Sun 15 Jun 2014
“A DEATH OF PRINCES.” An episode of Naked City, ABC, 12 October 1960 (Season 2, Episode 1). Paul Burke, Horace McMahon, Nancy Malone, with Eli Wallach, George Maharis, Jan Miner. Teleplay: Stirling Silliphant. Directed by John Brahm.
“A Death of Princes” is the second season opener of Naked City, the ABC police procedural starring Paul Burke as Detective Adam Flint and Horace McMahon as his crusty but amicable boss, Lt. Mike Parker. Guest starring is Eli Wallach portraying Detective Bane, a cynical rogue cop involved in blackmail, robbery, and murder.
In this taut, action-packed episode, Wallach’s Brooklyn-accented character is quite similar to the sociopathic hit man, Dancer (portrayed by Wallach in a great film noir role), in Don Siegel’s The Lineup, which I reviewed here.
The episode begins with church bells and gunfire. It’s Sunday. Adam (Burke) and Bane (Wallach), partners for the time being, are chasing an armed thug through an industrial district and to the top of a building overlooking the river. The criminal doesn’t have much luck. His gun jams and he cowers helplessly on the ground. That’s when Bane plugs him.
Adam realizes what just happened and is shocked his partner just killed defenseless suspect in cold blood. Bane tells Adam he saw things wrong. But he doesn’t seem to care much anyways. Of the dead man, Bane says: “Look at him, a pile of nowhere. He came, he went, and who cares.” These criminally poetic words let us know from the get-go exactly what type of character Bane is going to be.
Back in the precinct headquarters, Adam tells Mike he wants out. He no longer wants to work with Bane. Mike originally won’t hear of it, but he gradually changes his mind, allowing Adam to trail Bane to figure out what sort of criminal activity the rogue lawman is up to.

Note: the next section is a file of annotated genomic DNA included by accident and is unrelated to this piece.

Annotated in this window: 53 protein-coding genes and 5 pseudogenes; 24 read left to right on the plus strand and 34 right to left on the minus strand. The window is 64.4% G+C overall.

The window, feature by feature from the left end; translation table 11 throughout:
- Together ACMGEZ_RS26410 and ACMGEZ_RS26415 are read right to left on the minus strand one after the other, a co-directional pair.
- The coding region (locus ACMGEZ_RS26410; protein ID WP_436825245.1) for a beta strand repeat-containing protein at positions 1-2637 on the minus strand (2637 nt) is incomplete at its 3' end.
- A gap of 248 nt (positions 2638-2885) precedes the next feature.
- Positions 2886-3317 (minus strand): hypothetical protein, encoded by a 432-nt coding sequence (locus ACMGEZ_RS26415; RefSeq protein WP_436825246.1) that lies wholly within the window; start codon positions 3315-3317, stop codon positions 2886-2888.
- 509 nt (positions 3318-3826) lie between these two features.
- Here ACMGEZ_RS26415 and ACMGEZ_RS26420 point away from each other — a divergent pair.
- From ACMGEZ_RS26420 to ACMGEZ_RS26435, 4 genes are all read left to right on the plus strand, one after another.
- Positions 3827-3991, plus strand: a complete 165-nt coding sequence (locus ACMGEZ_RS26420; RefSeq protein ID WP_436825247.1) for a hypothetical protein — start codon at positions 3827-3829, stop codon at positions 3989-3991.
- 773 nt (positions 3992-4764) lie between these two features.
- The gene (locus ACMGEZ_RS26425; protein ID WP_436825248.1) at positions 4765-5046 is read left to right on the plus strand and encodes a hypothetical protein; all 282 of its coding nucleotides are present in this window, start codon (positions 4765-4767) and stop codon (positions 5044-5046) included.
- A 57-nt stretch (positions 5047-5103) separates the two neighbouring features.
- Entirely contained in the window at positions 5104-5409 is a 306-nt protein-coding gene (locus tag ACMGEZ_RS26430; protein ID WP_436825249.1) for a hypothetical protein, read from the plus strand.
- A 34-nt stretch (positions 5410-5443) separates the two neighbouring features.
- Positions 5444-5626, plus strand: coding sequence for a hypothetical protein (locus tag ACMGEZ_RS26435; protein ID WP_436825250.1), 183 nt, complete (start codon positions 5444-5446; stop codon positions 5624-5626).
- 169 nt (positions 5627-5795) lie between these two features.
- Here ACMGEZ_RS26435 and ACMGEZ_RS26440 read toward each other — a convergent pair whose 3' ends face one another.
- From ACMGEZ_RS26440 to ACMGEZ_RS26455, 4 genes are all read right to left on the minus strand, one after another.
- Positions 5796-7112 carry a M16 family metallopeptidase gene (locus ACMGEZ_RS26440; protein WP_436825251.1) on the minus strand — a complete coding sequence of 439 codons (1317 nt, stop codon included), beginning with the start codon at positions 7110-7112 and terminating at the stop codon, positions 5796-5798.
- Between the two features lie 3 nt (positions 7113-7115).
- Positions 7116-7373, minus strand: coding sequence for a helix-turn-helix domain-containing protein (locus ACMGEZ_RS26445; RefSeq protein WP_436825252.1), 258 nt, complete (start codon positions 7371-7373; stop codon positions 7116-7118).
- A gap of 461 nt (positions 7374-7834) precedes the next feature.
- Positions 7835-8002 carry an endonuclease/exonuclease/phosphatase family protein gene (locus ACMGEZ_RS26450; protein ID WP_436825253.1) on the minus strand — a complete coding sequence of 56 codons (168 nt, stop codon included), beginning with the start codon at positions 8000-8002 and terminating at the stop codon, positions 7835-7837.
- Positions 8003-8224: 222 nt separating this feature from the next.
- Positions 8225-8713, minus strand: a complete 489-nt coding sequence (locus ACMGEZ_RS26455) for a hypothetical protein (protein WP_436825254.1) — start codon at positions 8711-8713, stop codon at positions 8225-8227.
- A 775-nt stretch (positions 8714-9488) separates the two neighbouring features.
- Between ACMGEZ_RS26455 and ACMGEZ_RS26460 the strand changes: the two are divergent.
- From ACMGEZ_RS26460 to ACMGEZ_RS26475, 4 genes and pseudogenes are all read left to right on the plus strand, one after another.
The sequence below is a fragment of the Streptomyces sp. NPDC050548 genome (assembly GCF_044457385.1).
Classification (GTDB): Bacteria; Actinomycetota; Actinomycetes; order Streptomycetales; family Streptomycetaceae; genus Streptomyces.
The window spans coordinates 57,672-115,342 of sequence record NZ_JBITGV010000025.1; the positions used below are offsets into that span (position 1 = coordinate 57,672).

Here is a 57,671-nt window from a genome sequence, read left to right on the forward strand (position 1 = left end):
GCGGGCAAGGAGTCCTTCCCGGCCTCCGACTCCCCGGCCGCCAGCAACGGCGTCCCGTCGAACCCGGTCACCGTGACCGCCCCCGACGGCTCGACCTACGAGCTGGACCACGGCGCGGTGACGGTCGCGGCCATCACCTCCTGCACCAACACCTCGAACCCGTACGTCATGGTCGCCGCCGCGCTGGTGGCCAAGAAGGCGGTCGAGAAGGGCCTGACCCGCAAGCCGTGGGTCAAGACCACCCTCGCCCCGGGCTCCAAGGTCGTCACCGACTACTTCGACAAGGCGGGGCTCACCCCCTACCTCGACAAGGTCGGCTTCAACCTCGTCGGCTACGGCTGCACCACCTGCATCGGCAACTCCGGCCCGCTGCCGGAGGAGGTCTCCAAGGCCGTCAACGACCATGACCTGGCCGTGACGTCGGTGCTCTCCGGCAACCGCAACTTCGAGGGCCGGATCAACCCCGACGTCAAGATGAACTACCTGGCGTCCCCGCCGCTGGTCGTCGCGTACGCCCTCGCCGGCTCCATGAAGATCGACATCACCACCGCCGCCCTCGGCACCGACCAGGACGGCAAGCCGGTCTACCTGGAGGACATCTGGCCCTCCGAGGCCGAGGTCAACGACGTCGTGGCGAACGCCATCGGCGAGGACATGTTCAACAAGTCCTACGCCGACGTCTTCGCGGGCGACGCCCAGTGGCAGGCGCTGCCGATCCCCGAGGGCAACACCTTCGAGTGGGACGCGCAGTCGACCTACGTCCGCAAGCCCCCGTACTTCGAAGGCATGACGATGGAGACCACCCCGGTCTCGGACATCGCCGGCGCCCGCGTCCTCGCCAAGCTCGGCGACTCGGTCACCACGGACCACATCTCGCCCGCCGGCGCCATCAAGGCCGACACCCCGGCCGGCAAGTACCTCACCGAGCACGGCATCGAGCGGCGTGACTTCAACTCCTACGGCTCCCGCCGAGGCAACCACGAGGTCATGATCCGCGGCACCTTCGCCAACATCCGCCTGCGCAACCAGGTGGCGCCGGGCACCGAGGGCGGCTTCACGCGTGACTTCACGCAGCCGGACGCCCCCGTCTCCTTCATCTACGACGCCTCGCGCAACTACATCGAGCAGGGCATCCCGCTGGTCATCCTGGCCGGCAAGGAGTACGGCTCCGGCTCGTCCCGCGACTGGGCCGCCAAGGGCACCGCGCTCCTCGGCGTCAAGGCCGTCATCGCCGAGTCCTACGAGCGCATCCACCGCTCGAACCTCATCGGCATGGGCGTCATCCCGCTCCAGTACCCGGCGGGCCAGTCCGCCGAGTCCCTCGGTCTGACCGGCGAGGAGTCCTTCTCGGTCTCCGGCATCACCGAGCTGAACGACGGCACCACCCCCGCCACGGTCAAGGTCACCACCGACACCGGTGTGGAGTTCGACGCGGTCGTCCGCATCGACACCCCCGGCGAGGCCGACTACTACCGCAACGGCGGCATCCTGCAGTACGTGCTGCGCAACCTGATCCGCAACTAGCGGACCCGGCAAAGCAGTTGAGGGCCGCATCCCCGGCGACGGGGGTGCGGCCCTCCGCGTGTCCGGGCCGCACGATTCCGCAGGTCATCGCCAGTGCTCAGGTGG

As it turns out, Bane is blackmailing three people into working for him on a job. His objective is to steal money raised during a charity prizefight. Among the people Bane is blackmailing is the boxer, Tony Bacallas (George Maharis), who turns out to be the only redeemable criminal among the bunch.
Bane, the most corrupt of the four, hates the fact that he has to rely upon what he perceives as scum, common criminals, to achieve his goals, telling them: “I despise myself because I need you.” It’s so dark, so cynical, and so very noir.
And as in many noir stories, the criminal ends up down a path that lead to his doom. “A Death of Princes” is no exception. Adam, who was originally shocked by Bane’s capacity for violence, eventually shoots and kills Bane, leaving him dying alone on the carpet. But how can we feel sorry for the guy? As Mike tells Adam: “You don’t need to eat an egg to know it’s bad.”
Naked City, of course, wasn’t just about characters and plotting. It was also known for its on location setting. This particular episode does not disappoint. There’s a great scene in the Central Park Zoo in which, if you watch carefully, you can get a glimpse of the famous Essex House sign in the background. There are some good subway scenes and a great shot of the old Yankee Stadium.
And if you like neon, there are a couple of great moments shot at night in which we see Manhattan nightspots lit up. We also learn that sometimes, at night, a car may go crashing through a building entrance, a criminal mastermind may have his plans foiled by a man with a conscience, and a good cop may have to use his gun to get rid of a bad one.
“A Death of Princes” is a very good episode with solid writing. Best of all, it features a great performance by Wallach, who seems to be the master of using his eyes to convey mood and meaning. Watch his eyes throughout the episode and you’ll see what I mean. (The entire episode can be seen on Hulu online here.)